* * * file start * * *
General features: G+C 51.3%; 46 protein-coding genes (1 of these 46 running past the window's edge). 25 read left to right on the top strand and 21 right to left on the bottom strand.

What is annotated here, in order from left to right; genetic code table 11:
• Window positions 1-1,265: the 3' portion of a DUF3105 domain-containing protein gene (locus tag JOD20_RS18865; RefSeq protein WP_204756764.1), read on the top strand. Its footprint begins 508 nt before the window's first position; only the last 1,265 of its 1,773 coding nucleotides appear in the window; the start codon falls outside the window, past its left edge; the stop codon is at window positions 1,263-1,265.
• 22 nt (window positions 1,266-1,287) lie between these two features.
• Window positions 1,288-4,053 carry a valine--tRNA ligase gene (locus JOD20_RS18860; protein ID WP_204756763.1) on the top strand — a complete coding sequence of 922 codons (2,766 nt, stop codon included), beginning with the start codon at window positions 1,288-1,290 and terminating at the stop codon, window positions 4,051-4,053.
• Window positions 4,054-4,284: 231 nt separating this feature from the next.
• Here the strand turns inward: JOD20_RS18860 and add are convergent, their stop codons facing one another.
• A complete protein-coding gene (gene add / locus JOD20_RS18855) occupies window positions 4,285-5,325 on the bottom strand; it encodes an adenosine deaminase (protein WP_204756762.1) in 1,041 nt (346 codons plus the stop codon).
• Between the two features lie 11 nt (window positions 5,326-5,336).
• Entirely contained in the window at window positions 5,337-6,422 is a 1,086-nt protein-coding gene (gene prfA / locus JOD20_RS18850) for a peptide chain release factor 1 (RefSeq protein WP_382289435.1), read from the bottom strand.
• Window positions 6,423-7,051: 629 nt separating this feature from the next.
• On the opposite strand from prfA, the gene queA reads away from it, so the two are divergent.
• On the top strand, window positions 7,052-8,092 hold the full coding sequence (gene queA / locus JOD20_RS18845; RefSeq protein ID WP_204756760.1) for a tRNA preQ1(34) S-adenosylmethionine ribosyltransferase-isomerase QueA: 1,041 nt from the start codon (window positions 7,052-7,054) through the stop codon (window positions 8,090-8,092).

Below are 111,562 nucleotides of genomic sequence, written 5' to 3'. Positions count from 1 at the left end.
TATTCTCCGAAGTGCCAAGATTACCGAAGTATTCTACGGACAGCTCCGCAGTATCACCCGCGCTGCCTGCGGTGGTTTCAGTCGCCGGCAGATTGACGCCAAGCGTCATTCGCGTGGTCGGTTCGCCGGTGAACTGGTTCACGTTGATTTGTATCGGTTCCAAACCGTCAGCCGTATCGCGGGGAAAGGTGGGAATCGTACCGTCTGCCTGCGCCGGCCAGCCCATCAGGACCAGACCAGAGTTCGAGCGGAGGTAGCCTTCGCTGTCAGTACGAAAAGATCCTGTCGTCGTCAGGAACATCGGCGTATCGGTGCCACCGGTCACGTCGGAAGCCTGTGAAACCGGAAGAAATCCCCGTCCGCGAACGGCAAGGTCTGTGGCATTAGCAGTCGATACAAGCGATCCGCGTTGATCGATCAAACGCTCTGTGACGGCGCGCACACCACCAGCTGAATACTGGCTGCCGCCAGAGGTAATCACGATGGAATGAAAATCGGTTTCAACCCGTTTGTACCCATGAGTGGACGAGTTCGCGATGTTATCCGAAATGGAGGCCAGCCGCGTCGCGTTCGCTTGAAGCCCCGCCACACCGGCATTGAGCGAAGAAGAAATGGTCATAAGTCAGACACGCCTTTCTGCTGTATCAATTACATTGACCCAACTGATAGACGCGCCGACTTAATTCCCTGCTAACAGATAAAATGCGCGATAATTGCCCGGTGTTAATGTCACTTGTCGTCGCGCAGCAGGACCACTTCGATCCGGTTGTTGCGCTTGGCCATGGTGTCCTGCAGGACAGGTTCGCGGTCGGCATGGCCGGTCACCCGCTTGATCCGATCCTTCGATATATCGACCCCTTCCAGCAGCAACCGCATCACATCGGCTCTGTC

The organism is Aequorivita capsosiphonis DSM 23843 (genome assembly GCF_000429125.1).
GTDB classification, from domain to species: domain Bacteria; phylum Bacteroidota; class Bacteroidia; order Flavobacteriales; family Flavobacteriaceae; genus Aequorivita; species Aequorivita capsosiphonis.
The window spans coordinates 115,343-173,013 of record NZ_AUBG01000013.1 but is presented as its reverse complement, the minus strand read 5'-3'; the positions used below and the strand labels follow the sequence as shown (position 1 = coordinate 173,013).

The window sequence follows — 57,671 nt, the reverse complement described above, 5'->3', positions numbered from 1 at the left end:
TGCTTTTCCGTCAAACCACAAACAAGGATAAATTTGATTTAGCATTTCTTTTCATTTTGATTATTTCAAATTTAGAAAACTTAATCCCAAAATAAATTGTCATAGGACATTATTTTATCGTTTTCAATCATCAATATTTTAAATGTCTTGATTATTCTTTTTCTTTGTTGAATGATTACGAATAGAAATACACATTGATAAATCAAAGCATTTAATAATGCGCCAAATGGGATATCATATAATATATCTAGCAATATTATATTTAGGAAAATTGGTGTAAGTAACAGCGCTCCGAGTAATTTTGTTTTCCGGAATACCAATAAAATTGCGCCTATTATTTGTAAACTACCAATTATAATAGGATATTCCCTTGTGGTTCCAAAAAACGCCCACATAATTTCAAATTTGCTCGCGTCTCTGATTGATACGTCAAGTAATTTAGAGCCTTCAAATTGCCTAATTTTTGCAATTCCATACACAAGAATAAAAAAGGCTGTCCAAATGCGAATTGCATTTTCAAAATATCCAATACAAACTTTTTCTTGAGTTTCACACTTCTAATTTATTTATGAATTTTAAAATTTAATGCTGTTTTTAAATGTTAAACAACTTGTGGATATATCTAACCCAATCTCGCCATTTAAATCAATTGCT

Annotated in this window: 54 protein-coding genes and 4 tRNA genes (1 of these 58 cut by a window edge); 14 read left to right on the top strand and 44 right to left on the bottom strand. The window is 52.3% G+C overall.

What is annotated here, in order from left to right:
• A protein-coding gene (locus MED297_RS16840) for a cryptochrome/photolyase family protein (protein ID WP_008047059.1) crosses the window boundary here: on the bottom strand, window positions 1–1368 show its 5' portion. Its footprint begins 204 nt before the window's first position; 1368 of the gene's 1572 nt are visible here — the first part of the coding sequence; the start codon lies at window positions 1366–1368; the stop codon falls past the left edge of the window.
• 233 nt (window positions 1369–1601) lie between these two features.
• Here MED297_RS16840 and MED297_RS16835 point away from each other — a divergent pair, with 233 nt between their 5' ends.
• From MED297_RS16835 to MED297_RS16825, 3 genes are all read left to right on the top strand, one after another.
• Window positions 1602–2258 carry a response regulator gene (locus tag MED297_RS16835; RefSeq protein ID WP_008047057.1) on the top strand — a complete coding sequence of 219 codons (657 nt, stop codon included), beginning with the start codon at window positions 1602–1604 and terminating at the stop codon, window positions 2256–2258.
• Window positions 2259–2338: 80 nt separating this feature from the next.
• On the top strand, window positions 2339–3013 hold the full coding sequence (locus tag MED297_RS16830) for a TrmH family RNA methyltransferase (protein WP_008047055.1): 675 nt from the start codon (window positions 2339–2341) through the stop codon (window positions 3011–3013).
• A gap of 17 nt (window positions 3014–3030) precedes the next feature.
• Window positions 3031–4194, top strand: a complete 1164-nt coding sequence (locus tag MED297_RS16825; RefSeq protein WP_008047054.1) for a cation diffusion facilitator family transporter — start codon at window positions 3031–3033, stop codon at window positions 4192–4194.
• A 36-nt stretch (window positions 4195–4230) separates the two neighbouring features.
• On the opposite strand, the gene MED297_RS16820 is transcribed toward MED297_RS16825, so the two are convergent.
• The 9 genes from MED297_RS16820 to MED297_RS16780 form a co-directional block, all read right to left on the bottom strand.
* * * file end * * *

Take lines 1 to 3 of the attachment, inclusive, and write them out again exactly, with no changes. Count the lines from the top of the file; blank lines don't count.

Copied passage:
General features: G+C 51.3%; 46 protein-coding genes (1 of these 46 running past the window's edge). 25 read left to right on the top strand and 21 right to left on the bottom strand.

What is annotated here, in order from left to right; genetic code table 11:
• Window positions 1-1,265: the 3' portion of a DUF3105 domain-containing protein gene (locus tag JOD20_RS18865; RefSeq protein WP_204756764.1), read on the top strand. Its footprint begins 508 nt before the window's first position; only the last 1,265 of its 1,773 coding nucleotides appear in the window; the start codon falls outside the window, past its left edge; the stop codon is at window positions 1,263-1,265.